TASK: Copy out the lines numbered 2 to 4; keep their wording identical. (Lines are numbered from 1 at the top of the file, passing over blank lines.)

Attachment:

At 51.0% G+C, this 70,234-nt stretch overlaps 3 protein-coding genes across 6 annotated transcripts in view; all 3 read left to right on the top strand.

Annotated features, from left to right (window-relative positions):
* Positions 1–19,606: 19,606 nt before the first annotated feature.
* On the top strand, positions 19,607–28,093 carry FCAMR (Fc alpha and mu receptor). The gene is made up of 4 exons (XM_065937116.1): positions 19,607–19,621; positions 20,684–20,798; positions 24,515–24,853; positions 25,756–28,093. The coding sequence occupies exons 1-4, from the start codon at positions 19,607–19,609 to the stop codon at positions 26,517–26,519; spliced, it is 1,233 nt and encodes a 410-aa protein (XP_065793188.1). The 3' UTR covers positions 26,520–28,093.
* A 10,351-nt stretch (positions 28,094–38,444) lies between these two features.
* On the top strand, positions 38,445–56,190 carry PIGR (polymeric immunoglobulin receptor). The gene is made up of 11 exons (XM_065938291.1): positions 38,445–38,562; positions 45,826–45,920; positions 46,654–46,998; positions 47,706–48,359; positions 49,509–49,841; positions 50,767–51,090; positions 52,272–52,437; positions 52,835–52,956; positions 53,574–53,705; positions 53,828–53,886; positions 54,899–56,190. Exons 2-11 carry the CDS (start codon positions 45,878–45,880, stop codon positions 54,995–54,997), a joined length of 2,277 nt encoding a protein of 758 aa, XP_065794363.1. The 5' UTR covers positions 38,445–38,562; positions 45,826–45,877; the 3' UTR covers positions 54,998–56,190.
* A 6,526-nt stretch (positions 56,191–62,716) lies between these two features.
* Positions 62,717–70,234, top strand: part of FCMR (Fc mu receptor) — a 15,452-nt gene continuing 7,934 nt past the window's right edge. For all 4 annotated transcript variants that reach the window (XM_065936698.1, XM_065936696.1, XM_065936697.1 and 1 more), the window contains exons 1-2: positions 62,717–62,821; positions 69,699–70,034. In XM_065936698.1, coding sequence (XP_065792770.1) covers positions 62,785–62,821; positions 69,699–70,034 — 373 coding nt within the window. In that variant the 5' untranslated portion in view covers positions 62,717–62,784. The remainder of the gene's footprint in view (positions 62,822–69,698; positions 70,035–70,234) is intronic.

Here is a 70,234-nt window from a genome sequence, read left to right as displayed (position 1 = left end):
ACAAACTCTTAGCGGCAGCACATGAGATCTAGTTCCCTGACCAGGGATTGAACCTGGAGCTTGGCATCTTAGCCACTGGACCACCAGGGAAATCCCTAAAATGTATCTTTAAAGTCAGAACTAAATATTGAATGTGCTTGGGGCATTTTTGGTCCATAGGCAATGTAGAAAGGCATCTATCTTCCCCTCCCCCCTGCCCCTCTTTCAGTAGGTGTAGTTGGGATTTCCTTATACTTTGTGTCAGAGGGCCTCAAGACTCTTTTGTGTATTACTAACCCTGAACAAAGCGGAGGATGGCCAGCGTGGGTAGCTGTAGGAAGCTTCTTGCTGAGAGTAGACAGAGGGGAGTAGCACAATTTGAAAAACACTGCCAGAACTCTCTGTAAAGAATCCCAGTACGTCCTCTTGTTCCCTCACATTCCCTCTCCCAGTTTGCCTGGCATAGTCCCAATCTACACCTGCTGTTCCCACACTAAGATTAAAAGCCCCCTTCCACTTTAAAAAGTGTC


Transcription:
Annotated features, from left to right (window-relative positions):
* Positions 1–19,606: 19,606 nt before the first annotated feature.
* On the top strand, positions 19,607–28,093 carry FCAMR (Fc alpha and mu receptor). The gene is made up of 4 exons (XM_065937116.1): positions 19,607–19,621; positions 20,684–20,798; positions 24,515–24,853; positions 25,756–28,093. The coding sequence occupies exons 1-4, from the start codon at positions 19,607–19,609 to the stop codon at positions 26,517–26,519; spliced, it is 1,233 nt and encodes a 410-aa protein (XP_065793188.1). The 3' UTR covers positions 26,520–28,093.